It’s hard not to worry about the younger generation today. Young people today have such easy access to so many opportunities and privileges that they don’t realize just how fortunate they really are. Granted, the majority of young people on the planet don’t have access to these privileges, but it’s the accepted convention to ignore that fact during Western-centric rants such as these. So when I look around at all the soft, spoiled, coddled little brats wallowing in amoral indulgent narcissistic hedonistic techno-nihilism, whining to their parents for more money to buy more electronics so they can organize more viral humiliation and bullying campaigns and afterwards unwind with more sexting, I can only shake my head and wish that I was young again so I too could enjoy this enviable modern coming-of-age.
But it’s only too true that kids these days don’t realize how easy they’ve got it. For your average schoolchild today, the trip to and from school is made in a cushy SUV the size of a shanty town on the outskirts of Dhaka. It’s all they’ve ever known, so it’s hard for them to imagine any different. But it wasn’t so long ago that everyone walked to school, on their own two feet, or on very rudimentary prosthetic feet. It was just normal — nobody complained, except for the complainers, and they were beaten, and that was also normal. In addition, everyone else was beaten too, and that was normal too. In general, there was a lot of beating, and that helped keep everyone in shape. Doling out a beating can require a sustained strenuous effort, and taking a beating is no picnic either — you’d be surprised how many calories you expend when you lose several units of blood. What with the constant beatings and the general popularity of involuntary calorie-restricted diets through many sectors of society, there was certainly no concern about an obesity epidemic. And it was even tougher in the neighbourhood of the legendary artist Escher, where, as he later told his eye-rolling grandkids, he had to walk between home and school, uphill both ways, literally. Growing up in the lawless chaos of these mean streets, it’s no surprise that M.C. Escher emerged as the first gangsta rapper in early 20th century Holland, before he abruptly turned his back on his roots and became a mathematically-inspired graphic artist. It’s a shame, really, since with his profound geometric imagination and his gift for mesmerizing visual puzzles and paradoxes, he could have come up with some really mind-blowing gangsta hand signs. And while on the topic, say what you want about Vanilla Ice, but it takes no small amount of dexterity to make his trademark ‘V’ hand sign.
It boggles the mind to imagine what kinds of sexual positions Escher preferred. It is quite possible that his predilections in this arena led to his untimely death, though this is simply idle conjecture. As for Vanilla Ice, it remains to be seen whether his preferences in matters of love will ultimately lead to his demise. Which brings me back to my main point: kids today need more beatings. Well, injuries, really. Whether or not they are the result of beatings is irrelevant, but it’s clear that administering beatings is one of the most direct and effective ways to increase the child injury rate. Ordinary folks and pontiffs alike will often pontificate, spittle flying and neck veins bulging, about how when they were kids, they didn’t have any namby-pamby bike helmets or hockey helmets or seat belts or enforcement of drunk driving laws or baby car seats or toys with rounded edges or laws against smoking or taboos against drinking when pregnant or restrictions against DDT use or against corporal punishment of schoolchildren or against capital punishment of schoolchildren by means of injection of DDT, and they all still turned out just fine. Sure, it’s an open question as to whether they actually turned out just fine, and sure, countless thousands of others were killed or badly injured along the way, but still, I find those objections boring, and I see a beguiling simplicity in the story that the problem with the world today is that everyone’s gotten too soft.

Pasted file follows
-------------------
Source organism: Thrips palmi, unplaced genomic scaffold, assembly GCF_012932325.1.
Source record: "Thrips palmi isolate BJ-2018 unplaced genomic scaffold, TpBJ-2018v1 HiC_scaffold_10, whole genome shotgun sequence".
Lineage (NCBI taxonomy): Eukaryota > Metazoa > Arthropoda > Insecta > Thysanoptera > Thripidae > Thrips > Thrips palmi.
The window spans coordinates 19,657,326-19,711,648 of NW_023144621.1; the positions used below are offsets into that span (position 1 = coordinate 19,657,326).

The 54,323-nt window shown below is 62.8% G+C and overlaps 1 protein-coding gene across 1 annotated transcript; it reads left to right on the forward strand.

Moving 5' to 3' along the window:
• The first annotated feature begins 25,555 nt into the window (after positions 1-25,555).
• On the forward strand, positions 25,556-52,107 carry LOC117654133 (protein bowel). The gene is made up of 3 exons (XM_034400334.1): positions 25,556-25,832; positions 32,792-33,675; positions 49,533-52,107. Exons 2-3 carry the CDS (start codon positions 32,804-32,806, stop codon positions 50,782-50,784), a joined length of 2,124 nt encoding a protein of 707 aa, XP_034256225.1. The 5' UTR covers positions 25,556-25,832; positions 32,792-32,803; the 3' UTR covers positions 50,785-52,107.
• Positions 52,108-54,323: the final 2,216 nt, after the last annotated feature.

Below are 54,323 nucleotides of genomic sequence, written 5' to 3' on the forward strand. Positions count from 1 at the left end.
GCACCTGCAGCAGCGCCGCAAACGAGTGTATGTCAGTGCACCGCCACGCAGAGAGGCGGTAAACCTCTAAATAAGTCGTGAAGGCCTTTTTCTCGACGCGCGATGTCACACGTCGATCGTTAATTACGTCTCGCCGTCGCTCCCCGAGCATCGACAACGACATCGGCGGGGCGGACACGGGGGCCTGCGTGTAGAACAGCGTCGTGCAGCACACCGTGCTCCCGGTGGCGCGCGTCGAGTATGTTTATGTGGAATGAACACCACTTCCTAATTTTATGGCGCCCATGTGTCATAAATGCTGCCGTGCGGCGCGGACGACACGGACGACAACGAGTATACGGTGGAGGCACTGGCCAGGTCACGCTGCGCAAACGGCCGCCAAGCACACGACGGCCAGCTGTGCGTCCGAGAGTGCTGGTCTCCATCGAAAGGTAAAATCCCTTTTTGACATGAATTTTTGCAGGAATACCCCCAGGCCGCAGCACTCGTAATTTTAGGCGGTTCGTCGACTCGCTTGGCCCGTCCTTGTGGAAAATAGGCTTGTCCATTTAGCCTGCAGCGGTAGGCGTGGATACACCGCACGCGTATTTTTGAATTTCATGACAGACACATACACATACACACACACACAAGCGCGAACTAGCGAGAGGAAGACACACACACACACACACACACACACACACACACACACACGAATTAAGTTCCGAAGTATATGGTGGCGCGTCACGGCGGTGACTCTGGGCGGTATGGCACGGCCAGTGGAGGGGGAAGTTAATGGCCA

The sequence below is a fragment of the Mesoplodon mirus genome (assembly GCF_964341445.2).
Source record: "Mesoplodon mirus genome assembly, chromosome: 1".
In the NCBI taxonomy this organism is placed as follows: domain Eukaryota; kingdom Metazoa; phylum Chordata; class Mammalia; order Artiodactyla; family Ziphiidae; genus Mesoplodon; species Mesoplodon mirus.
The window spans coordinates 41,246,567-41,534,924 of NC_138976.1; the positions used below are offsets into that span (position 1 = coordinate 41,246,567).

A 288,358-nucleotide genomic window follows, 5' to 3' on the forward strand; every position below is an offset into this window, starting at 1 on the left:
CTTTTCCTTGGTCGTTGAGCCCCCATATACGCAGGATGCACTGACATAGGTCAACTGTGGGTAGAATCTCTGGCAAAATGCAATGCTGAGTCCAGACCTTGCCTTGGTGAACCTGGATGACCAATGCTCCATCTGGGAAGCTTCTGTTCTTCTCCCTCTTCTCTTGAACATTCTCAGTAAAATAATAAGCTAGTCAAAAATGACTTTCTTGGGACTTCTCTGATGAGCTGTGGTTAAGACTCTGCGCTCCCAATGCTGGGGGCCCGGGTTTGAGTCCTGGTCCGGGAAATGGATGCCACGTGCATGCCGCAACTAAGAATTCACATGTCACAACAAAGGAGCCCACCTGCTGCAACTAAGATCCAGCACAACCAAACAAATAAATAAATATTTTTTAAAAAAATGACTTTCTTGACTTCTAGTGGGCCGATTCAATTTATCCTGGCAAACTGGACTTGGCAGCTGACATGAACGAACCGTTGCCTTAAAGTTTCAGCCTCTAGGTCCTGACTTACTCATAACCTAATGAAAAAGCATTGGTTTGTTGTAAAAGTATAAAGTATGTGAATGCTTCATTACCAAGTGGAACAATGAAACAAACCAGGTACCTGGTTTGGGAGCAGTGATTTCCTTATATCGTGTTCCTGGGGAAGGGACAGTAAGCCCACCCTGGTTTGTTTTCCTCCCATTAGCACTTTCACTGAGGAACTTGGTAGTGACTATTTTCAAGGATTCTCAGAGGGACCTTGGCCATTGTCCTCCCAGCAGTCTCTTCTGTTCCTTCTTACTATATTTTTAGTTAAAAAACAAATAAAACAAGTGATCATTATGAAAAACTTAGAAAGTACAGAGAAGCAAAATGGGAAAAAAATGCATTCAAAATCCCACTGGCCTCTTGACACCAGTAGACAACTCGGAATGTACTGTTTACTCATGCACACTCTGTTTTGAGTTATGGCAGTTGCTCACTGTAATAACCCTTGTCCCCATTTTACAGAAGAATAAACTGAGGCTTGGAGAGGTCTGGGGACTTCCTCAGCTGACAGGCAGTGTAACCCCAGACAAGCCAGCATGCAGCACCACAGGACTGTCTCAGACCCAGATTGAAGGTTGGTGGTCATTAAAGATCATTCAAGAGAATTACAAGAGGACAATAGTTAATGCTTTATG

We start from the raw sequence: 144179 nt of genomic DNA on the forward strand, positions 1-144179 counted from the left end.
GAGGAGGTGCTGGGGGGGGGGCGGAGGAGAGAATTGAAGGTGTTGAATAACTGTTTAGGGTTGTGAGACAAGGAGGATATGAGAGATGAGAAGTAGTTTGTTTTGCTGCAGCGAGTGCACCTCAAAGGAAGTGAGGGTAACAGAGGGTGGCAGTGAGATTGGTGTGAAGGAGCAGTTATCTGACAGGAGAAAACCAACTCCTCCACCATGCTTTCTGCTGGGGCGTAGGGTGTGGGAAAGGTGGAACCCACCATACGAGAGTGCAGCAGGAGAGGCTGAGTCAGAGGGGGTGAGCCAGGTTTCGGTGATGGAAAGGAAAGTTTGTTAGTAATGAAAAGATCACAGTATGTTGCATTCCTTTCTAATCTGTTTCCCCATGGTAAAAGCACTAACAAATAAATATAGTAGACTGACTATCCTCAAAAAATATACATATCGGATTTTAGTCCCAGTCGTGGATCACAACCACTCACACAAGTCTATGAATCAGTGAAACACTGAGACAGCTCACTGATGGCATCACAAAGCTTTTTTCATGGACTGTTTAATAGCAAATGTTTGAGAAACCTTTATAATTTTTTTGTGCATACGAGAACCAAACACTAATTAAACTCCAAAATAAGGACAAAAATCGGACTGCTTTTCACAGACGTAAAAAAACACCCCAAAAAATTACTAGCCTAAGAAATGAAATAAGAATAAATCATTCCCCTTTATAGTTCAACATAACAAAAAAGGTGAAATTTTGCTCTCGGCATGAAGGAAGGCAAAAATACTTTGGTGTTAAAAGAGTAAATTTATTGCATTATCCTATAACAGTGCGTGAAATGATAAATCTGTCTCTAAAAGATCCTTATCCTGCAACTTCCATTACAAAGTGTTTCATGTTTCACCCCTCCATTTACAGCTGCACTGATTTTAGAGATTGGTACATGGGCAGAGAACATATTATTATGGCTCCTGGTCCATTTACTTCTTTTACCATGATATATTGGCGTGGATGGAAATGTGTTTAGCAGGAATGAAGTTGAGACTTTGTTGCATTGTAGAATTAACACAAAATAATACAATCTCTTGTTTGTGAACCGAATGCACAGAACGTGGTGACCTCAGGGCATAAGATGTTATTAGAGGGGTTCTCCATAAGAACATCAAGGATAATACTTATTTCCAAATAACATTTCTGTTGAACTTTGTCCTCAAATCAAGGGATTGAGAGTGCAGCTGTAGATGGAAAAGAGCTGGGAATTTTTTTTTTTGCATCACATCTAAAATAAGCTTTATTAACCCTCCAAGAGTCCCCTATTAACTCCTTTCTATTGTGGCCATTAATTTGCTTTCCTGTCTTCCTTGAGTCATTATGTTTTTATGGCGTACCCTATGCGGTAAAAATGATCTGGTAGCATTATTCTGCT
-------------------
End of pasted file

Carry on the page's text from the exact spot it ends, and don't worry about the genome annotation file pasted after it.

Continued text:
It makes sense, when you stop to think about it – hurting someone improves their quality of life. It’s that simple. I know some of you are still skeptical about this, but consider that no less authoritative of a philosopher than Friedrich Nietzsche espoused this viewpoint when he said “What does not kill me, makes me stronger.” And when someone with that imposing of a moustache talks, you’d best shut up and listen. For example, say you’re in a car accident, and you’re paralyzed and in a coma because you were opting not to wear a seatbelt because you were doing the Übermensch thing. Well ok, this particular case is a bit tricky to figure out, but if Nietzsche says you’re stronger after the accident, then you must be stronger. Though, I reluctantly confess, another option has also occurred to me. Perhaps the truth is a little bit more complicated: perhaps the saying should be “What does not kill me, makes me stronger, or maims me.” I guess to cover all the bases there should also be a few other options: “What does not kill me makes me stronger, or maims me, or has a neutral effect on me, or makes me feel alienated, or makes me feel like going to the fridge and getting a snack and watching TV or something.” I think that should about cover it. So all in all, it still looks like it’s a go-ahead to beat children at any opportunity. The worst-case scenario is that they’ll die, which most reasonable people will agree is an acceptable risk; but statistically speaking, the kids are far more likely to just end up a bit maimed, alienated, watching TV or something, and snacking.